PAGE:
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February 2022 Issue
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Robert Ridge safety improvements

At any time of year, the Robert Ridge Route can be hit by bad weather. Photo: Shaun Barnett/Black Robin Photography

I’ve heard several tales of people coming to harm on the Robert Ridge Route in Nelson Lakes National Park, especially when snow and ice are present. 

One that sticks in my mind is the weekend a tramper waded through snow on the less exposed Speargrass Hut route (taking advice to avoid the icy Robert Ridge) and on arriving at Angelus Hut found two others in residence. One proclaimed the Robert Ridge Route to be dangerous. The following day, the weekend crowds arrived and it was a miracle no one died. One tramper ended up in a snow hole up to his armpits, another slipped and sliced his leg with a crampon. Near dark, there were reports of 11 trampers slowly making their way along the ridge. Most didn’t have ice axes and crampons and several were walking without head torches. Inevitably, one slipped and fell 200m. She was stopped by a rock and dislocated her shoulder, which was popped back in later at the hut.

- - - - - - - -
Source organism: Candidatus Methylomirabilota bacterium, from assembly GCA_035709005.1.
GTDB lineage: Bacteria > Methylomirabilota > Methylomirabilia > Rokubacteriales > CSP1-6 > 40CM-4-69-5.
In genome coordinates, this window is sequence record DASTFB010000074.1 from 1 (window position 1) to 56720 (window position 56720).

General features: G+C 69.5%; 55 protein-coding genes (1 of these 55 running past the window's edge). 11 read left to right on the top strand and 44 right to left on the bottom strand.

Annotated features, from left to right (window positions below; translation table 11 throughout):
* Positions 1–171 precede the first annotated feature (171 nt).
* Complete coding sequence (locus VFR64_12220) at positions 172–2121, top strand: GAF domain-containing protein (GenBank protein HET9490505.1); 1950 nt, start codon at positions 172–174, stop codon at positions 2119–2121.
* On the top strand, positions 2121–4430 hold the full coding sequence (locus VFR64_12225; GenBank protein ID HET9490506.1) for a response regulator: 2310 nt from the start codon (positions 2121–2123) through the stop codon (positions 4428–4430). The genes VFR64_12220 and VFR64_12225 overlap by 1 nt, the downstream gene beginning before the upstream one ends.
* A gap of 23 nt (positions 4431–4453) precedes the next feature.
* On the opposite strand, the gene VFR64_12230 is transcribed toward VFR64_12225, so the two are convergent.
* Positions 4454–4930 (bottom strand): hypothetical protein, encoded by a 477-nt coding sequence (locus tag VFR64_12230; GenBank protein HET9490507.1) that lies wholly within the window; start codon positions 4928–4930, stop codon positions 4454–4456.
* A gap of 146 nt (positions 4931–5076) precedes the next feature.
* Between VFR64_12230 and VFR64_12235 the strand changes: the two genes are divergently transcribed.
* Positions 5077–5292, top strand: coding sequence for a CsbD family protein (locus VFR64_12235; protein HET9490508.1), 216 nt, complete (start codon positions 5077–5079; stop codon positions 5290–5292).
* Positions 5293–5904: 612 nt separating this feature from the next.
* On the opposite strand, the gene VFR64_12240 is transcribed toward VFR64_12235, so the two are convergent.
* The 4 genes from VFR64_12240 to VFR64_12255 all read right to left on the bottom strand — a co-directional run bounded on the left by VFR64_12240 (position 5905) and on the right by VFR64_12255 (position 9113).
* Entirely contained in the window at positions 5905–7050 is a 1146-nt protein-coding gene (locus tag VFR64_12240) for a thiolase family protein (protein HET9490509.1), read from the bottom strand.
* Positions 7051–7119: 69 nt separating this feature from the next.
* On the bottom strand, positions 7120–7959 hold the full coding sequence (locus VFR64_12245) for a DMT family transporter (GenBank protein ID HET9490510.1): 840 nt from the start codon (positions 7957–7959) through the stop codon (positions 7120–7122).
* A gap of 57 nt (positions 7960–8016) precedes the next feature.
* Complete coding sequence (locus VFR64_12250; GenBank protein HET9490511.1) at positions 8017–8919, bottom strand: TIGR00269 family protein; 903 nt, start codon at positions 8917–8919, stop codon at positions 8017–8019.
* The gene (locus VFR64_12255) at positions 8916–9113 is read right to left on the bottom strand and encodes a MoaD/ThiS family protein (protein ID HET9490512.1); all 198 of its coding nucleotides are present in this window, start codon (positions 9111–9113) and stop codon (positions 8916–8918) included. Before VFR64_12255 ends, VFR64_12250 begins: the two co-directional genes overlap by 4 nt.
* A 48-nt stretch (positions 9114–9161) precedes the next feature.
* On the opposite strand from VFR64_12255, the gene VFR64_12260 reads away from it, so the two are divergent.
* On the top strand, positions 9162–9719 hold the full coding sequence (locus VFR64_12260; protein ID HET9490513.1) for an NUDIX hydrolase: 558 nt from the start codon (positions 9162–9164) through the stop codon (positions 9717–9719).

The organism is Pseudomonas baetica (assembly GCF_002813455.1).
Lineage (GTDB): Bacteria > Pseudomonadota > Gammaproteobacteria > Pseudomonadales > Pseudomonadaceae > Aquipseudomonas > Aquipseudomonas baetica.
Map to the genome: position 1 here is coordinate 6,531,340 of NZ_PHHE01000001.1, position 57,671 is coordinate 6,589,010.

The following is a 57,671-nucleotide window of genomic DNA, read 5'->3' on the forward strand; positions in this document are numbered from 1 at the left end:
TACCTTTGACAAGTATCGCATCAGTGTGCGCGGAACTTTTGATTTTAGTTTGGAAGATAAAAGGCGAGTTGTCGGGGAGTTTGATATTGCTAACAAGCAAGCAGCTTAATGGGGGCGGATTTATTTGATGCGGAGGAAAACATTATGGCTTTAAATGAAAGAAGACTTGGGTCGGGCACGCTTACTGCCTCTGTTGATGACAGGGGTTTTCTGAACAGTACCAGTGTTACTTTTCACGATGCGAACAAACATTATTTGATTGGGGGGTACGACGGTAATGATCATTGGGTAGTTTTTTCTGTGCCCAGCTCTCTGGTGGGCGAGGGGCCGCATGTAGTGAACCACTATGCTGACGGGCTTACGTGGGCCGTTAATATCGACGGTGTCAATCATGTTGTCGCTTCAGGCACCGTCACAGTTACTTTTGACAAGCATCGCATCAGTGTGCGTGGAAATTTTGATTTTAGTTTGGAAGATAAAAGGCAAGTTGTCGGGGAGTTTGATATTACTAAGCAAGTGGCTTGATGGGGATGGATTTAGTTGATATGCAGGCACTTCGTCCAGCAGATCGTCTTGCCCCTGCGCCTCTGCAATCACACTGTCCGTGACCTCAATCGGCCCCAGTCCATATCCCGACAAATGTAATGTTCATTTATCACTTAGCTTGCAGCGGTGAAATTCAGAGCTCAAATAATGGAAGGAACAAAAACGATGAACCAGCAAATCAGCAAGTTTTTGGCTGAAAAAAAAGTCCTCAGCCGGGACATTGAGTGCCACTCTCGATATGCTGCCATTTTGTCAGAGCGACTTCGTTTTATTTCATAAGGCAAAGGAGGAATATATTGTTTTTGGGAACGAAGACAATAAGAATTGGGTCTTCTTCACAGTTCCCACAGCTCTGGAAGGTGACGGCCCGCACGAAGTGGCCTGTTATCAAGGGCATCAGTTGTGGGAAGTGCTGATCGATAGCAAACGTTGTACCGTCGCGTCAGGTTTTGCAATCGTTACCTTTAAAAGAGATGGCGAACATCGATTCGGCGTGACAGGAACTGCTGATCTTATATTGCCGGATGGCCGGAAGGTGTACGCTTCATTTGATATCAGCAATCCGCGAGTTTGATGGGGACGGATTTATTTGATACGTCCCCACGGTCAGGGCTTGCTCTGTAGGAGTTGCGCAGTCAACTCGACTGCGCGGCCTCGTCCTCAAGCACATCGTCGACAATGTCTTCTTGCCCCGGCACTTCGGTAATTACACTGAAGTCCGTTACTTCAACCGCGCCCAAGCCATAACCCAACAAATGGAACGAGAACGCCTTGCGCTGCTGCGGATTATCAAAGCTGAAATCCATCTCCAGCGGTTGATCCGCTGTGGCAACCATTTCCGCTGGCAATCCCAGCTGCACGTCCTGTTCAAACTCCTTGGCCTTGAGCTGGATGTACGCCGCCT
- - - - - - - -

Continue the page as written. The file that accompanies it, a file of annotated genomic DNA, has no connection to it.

Any of these incidents could have ended more severely. Incredibly, this all happened on one day. 

So it’s good to see the Robert Ridge Route has received a safety overhaul (see Terrain Trap, this issue). The popularity of the route is undeniable; the Angelus Hut and lake which are the route’s destinations are among the most photographed locations in the backcountry – at least judging by the unscientific method of counting the number of photo competition submissions we receive and which feature these locations.

But, as with the Tongariro Alpine Crossing, popularity brings inexperience and a must-do-it-no-matter-what mindset. So behind the many glorious photos, as Shaun Barnett discovers in his feature story, are numerous mishaps and search and rescue callouts each year – an average of one for every 700 trampers who attempt the route (compared to one in 3639 across New Zealand). 

None of us should ever take for granted that there are facilities such as Angelus Hut in amazing alpine areas for all to enjoy. This particular place has been made even better now that improvements have been made for safer access and increased awareness of the risks so visitors can make more informed decisions about whether or not to attempt it. 

I’m now more than a quarter of the way through the Walk1200km challenge. It’s been a real blast walking every day and sharing in the progress of other participants. Remember, it’s never too late to sign up. Once you’re ready, register and give yourself 12 months to walk 1200km. If you haven’t already, I’d encourage you to sign up today and start making a positive and lasting change in your life. Really, what are you waiting for?